Development of God in the Old Testament
Three Case Studies in Biblical Theology
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Paperback / softback
Number of Pages: 152
Width: 15.2 cm
Height: 22.9 cm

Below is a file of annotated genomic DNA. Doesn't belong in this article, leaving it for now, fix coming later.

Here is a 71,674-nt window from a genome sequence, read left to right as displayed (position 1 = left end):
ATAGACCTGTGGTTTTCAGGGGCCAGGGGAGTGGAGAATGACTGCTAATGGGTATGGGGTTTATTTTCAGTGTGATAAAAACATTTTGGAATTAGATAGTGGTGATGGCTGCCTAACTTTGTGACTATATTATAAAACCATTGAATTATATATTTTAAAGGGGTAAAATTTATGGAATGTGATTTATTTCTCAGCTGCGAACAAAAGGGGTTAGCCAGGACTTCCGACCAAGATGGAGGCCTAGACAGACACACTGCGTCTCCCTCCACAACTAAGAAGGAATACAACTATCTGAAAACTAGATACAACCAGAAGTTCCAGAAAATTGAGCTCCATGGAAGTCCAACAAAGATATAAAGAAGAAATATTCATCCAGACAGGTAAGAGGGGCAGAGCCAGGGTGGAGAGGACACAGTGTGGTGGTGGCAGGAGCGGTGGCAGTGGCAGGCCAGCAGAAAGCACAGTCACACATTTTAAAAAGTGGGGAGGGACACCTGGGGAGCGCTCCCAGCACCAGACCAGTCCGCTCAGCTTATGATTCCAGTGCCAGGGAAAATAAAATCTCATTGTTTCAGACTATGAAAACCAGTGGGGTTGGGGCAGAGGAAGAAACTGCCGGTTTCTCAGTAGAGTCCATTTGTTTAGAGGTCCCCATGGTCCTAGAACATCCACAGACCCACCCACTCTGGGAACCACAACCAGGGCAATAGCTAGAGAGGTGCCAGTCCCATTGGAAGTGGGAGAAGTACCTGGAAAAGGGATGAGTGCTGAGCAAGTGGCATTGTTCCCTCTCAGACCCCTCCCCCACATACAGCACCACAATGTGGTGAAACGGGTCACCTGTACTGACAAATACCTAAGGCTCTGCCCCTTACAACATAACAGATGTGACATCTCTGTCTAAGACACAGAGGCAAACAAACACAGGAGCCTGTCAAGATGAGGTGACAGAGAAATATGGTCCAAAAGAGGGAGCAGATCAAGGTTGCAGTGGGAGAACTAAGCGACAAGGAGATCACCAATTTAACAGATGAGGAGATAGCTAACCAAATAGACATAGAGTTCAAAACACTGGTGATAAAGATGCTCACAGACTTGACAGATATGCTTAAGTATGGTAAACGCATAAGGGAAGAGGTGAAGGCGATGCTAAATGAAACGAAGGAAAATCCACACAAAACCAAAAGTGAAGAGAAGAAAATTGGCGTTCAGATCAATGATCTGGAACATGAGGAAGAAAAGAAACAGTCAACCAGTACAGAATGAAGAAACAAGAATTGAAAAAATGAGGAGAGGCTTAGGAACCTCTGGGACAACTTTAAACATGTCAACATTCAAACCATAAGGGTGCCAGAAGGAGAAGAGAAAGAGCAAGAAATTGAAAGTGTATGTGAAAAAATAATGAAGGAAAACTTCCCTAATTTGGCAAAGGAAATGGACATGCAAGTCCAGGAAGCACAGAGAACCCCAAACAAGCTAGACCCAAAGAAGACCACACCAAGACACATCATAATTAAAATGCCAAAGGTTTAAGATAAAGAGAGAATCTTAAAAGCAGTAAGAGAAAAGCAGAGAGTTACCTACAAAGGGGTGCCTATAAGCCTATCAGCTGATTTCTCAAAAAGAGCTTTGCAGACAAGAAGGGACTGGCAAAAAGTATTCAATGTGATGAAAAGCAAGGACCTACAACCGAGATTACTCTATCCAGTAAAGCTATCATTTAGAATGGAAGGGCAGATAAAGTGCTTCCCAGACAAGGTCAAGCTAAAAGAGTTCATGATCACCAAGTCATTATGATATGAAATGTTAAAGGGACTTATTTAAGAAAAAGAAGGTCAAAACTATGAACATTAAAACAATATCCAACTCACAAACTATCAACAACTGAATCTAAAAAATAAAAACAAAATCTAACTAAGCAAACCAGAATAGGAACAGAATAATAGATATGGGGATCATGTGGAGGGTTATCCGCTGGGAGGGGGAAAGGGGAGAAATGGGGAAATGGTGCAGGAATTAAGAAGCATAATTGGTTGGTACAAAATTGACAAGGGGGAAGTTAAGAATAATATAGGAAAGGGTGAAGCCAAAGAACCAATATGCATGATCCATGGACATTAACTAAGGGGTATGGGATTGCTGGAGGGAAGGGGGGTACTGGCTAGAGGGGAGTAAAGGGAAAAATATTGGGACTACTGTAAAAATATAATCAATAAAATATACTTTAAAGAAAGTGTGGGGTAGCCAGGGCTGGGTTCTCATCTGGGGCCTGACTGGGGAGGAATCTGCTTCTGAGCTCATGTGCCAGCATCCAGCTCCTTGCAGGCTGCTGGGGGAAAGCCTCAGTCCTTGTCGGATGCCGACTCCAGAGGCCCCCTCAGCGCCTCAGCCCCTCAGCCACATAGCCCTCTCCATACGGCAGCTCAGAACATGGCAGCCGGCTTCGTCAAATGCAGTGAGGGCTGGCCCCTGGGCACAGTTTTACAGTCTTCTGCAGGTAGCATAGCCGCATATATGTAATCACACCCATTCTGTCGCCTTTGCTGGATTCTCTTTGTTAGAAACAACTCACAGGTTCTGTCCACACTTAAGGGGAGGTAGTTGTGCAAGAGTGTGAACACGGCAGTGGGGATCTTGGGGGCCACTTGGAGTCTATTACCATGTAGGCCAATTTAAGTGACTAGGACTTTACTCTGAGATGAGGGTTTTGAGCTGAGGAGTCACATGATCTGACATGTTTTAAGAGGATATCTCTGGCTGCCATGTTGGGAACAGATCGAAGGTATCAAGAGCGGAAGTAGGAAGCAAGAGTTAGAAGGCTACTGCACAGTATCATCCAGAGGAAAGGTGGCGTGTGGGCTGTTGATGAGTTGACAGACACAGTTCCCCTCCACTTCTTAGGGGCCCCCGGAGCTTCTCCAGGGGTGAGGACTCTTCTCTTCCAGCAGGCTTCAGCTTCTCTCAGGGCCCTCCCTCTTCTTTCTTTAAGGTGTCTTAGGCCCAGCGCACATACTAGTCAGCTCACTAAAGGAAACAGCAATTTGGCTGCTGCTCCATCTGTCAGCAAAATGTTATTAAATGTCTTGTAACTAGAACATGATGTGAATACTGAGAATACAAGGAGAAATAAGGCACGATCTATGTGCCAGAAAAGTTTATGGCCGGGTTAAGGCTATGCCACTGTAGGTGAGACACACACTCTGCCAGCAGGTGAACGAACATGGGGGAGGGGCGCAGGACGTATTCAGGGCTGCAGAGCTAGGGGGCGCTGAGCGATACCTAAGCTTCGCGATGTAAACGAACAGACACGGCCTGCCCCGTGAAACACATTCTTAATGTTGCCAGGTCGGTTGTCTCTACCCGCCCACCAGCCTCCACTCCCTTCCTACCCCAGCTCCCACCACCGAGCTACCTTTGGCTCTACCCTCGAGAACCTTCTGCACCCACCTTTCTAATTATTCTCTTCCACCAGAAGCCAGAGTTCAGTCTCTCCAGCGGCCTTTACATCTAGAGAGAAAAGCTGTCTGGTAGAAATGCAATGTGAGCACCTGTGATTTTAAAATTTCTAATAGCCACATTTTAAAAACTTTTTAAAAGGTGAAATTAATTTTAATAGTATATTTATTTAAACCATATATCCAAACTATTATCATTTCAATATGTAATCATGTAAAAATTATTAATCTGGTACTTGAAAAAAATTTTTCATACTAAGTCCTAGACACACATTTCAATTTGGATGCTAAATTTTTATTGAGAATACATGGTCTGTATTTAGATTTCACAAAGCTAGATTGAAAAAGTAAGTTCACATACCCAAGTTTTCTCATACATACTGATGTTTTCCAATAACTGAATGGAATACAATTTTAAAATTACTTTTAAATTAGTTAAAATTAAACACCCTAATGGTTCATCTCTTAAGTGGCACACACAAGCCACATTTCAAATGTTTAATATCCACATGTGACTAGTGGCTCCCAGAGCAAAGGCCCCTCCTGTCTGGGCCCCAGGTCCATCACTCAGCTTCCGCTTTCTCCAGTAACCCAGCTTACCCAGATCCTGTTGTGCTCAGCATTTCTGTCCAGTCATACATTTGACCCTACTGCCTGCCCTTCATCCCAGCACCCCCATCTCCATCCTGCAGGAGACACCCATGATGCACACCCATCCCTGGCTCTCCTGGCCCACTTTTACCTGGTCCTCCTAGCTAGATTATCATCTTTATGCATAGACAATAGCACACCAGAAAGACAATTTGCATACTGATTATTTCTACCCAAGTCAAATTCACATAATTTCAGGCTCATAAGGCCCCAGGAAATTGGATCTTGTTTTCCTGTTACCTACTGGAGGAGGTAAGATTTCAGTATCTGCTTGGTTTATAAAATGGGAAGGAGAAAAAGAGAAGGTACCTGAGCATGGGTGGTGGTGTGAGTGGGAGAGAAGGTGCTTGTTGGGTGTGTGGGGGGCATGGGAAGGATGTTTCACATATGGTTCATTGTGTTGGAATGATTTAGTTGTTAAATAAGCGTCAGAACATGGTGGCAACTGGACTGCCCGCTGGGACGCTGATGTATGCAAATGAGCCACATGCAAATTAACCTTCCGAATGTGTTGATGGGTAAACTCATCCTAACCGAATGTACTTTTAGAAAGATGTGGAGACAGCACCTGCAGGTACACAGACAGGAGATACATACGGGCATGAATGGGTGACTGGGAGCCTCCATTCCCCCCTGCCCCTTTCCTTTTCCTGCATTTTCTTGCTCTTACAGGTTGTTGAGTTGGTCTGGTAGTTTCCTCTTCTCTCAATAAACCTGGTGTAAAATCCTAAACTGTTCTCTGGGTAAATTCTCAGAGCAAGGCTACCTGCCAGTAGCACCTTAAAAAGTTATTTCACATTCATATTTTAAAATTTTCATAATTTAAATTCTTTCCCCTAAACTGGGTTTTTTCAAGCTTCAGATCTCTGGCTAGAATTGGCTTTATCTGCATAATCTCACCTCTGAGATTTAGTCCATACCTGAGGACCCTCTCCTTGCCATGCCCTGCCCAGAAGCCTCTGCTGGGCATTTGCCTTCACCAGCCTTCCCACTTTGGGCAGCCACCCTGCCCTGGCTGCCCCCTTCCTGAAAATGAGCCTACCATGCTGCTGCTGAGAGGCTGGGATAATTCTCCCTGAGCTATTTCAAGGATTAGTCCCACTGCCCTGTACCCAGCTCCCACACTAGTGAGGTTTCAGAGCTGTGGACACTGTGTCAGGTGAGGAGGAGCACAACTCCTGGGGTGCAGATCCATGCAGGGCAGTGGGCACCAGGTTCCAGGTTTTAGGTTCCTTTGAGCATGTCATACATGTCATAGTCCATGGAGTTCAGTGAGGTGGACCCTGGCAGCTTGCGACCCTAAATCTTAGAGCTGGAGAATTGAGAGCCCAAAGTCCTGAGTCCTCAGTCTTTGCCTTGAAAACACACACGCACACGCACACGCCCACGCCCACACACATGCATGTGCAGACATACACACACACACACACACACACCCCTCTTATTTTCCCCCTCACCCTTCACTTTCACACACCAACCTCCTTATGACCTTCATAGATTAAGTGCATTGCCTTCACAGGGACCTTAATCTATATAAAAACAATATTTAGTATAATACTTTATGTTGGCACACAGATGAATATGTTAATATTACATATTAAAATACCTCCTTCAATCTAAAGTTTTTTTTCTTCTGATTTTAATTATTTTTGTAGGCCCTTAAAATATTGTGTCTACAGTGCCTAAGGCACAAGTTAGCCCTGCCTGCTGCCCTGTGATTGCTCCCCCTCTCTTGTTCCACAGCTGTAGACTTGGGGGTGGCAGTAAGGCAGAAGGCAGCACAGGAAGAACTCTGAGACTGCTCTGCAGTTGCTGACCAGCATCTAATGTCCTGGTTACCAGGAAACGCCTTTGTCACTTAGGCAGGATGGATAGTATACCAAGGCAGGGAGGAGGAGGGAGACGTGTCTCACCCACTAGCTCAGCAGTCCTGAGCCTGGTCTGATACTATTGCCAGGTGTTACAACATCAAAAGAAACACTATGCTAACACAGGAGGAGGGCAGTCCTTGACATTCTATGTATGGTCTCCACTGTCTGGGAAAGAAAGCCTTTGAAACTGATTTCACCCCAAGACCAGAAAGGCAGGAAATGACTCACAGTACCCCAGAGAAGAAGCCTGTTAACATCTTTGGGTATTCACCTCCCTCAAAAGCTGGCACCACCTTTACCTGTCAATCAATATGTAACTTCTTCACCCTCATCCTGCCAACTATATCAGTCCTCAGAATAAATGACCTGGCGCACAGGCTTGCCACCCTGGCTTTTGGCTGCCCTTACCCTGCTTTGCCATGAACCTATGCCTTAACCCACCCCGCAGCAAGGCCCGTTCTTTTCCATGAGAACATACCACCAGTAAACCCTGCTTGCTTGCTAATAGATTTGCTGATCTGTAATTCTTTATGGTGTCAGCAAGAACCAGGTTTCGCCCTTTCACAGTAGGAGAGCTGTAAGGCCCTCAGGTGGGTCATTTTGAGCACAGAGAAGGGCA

In this volume, Witte presents three case studies on biblical theology and demonstrates how the ways of speaking and thinking about God in the Old Testament constitute the religio-historical and theological basis for the discourse on God's acts in the person of Jesus Christ in the New Testament. The theology of the Old Testament and that of the New Testament are inseparably connected, even if discrete theologies of the Old and New Testaments can be identified. The first study traces the development of the understanding of God in the Old Testament through the Hebrew divine title, El Shaddai, and one of its most important Greek equivalents, pantokrator. The use of the title El Shaddai, its ancient Near Eastern religious background, its transfer into Hellenistic Judaism, and its theological significance reveal fundamental aspects of a biblical theology that is equally indebted to comparative philology and to the history of religion. The second essay discusses justice as a central theme of the theology of the Old Testament and as an essential category in defining the relationship between God and humanity through a selection of different texts from the canon of the Hebrew Bible and the Septuagint. The third study offers a short literary-historical biography of Yahweh as the creator of the world, the master of history, the guarantor of justice, and the donor of wisdom. It takes into account the approach of the first essay, which presents theology as a sort of religio-historical onomastics, and reflects, on the basis of the second essay, the traditio-historical presentation of images of God and his anointed in the Old Testament as a background for theology and christology in the New Testament.